Partially defined stack gates are depicted in FIG. 7G, in the word lines 230. The plurality of word lines 230 are non-intersecting across the array of memory cells. These plurality of word lines 230 exhibit straightness at intersections with the source column that are adjacent to the source contact 280. This word lines straightness is also depicted in FIG. 2, specifically in the region of source contact 280.

Proceeding with flowchart 600 in FIG. 6B, a next step in the fabrication process 645 is the formation of a plurality of common source lines perpendicular to the source column. The common source lines 240 referred to in step 645 are shown in FIGS. 2, 3, 4, and 7G. The common source lines 240 are coupled with source regions 350. Each memory cell is associated with a source region. Source regions 350 in common source lines 240 are shared by neighboring word lines. For example, in FIG. 2, common source line 240 forms source regions for memory cells in word lines 230A and 230B. The common sources lines are permanently coupled with the implanted source column 260, thereby providing electrical coupling with the plurality of source regions 350.

Following the formation of common source lines, as shown in FIG. 6B, step 650, is the formation of common drain lines parallel to the common source lines. The common drain lines 270 are shown in FIGS. 2, 3 and 4 and have a row of drain contacts 275. The drain contacts 275 are shown in FIG. 7G, and are coupled to drain regions 360 of a row of memory cells. The row of drain contacts 275 is parallel to the common source line 240. In another embodiment, the formation of common drain lines (step 650) can be performed before the formation of common source lines (step 645).

Referring now to FIG. 6B and 7G, a next step 655 in the fabrication process is the formation of a source contact 280 collinear with the row of drain contacts 275. The source contact 280 is coupled with the implanted source column 260. The row of drain contacts 275 (containing a source contact 280) is perpendicular to the implanted source column 260, and the source contact 280 is connected with the implanted source column 260. In this way, an electrical coupling is formed between the implanted source column 260 and each of the source regions 350 in the array of memory cells.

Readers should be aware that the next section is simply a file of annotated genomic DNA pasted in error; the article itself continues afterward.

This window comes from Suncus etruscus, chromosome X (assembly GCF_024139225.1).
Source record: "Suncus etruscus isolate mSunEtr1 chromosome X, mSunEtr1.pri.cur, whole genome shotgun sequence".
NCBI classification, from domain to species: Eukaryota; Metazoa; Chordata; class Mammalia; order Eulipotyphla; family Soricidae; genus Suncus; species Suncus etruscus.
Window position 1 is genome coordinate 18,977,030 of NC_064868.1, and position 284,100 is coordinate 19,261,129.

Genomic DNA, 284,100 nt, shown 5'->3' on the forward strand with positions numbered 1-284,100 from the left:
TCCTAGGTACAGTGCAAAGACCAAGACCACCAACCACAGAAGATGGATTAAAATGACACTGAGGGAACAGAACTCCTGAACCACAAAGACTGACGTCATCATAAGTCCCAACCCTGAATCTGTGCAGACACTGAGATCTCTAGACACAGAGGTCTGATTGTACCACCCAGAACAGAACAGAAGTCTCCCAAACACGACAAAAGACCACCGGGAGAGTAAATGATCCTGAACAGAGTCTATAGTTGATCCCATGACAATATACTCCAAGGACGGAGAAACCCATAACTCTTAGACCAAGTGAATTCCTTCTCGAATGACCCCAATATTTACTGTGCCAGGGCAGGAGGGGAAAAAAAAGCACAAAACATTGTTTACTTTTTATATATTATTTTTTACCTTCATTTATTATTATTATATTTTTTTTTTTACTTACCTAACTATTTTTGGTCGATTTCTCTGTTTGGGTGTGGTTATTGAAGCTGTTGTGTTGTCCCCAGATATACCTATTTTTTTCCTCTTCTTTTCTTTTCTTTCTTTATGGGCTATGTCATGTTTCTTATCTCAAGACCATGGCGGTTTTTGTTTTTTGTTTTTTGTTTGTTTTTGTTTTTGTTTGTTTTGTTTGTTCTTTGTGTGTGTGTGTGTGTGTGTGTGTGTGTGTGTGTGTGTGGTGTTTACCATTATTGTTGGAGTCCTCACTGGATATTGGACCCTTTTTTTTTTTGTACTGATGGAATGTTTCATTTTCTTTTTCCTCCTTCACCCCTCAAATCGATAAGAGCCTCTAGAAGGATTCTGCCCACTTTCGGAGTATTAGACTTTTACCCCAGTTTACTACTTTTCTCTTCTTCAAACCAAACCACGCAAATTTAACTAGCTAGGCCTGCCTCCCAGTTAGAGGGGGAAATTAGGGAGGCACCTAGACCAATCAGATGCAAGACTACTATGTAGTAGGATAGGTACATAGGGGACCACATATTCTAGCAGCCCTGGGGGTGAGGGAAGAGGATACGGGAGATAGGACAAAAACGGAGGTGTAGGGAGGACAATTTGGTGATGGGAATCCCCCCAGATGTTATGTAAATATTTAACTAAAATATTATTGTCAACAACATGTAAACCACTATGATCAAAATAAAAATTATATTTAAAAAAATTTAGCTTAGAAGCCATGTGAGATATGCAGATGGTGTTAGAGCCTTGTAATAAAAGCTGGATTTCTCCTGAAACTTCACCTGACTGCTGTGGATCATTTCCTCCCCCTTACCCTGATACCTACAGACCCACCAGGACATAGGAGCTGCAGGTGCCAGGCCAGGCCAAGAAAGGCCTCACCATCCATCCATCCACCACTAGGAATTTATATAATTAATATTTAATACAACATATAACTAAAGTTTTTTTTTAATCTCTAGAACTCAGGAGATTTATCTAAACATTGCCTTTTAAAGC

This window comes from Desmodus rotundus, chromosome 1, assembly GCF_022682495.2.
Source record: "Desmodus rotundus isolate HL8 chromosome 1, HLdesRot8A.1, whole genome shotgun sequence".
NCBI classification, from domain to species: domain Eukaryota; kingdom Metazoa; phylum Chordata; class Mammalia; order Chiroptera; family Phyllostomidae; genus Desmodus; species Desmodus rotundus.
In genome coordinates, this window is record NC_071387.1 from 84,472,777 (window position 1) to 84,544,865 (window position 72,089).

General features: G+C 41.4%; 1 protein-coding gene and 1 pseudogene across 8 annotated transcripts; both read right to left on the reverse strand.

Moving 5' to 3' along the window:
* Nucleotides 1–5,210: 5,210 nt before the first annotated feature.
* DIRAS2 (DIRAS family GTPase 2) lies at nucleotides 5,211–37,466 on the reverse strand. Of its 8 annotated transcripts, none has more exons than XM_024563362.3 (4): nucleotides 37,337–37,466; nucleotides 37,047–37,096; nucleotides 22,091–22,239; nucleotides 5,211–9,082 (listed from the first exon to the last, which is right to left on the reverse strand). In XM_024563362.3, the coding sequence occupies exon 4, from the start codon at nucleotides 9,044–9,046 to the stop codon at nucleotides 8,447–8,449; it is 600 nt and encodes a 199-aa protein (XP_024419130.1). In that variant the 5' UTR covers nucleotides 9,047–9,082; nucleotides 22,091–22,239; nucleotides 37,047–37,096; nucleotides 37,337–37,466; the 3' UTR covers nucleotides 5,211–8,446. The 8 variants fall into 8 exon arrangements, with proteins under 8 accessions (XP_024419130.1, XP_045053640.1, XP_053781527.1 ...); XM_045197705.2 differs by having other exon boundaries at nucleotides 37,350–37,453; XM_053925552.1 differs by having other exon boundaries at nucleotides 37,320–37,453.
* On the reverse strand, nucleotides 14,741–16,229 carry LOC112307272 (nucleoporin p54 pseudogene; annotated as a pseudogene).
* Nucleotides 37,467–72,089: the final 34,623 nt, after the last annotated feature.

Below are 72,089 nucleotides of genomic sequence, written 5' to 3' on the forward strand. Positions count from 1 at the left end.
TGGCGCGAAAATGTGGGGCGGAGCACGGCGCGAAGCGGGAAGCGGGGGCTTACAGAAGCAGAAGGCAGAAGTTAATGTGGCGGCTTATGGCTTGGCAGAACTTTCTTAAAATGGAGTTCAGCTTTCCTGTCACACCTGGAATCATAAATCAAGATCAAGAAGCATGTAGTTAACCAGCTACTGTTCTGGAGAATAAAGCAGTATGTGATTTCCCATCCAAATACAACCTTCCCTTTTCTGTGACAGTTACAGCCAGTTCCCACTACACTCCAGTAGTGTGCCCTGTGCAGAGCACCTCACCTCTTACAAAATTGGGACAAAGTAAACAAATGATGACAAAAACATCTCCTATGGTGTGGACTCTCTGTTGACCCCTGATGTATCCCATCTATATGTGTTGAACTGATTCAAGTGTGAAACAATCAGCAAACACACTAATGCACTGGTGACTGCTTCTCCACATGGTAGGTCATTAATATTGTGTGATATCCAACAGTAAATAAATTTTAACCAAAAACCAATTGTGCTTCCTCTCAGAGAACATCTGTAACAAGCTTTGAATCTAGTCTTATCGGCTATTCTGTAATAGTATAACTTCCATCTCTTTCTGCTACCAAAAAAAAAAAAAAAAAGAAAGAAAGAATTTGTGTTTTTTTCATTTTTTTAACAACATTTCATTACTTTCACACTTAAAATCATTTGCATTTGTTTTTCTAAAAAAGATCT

The source contacts 280 are formed in line with a row of drain contacts 275. For example, as shown in FIG. 2, one source contact 280 is formed simultaneously and in-line with a pair of drain contacts 275. In that way, the word lines need not be altered, bent or re-routed to accommodate for the formation of source contacts.

The preferred embodiments of the present invention, an apparatus comprising an array of flash memory cells with a source line connection that facilitates straight word lines, and a method for producing the same by implanting n-type dopants into the silicon substrate to form a source column after the formation of the tunnel oxide layer and the first polysilicon layer, is thus described. While the present invention has been described in particular embodiments, it should be appreciated that the present invention should not be construed as limited by such embodiments, but rather construed according to the below claims.

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Referenced by
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US8263458Dec 20, 2010Sep 11, 2012Spansion LlcProcess margin engineering in charge trapping field effect transistors
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Classifications
U.S. Classification438/257, 438/286, 257/296, 257/202, 438/258
International ClassificationH01L21/336
Cooperative ClassificationH01L27/115, H01L27/11521, H01L29/7883, H01L21/2652, H01L29/66825
European ClassificationH01L29/788B4, H01L27/115F4, H01L27/115, H01L21/265A2B, H01L29/66M6T6F17
Legal Events
DateCodeEventDescription
Jun 4, 2010ASAssignment
Owner name: BARCLAYS BANK PLC,NEW YORK
Free format text: SECURITY AGREEMENT;ASSIGNORS:SPANSION LLC;SPANSION INC.;SPANSION TECHNOLOGY INC. AND OTHERS;REEL/FRAME:24522/338
Effective date: 20100510
Owner name: BARCLAYS BANK PLC, NEW YORK
Free format text: SECURITY AGREEMENT;ASSIGNORS:SPANSION LLC;SPANSION INC.;SPANSION TECHNOLOGY INC.;AND OTHERS;REEL/FRAME:024522/0338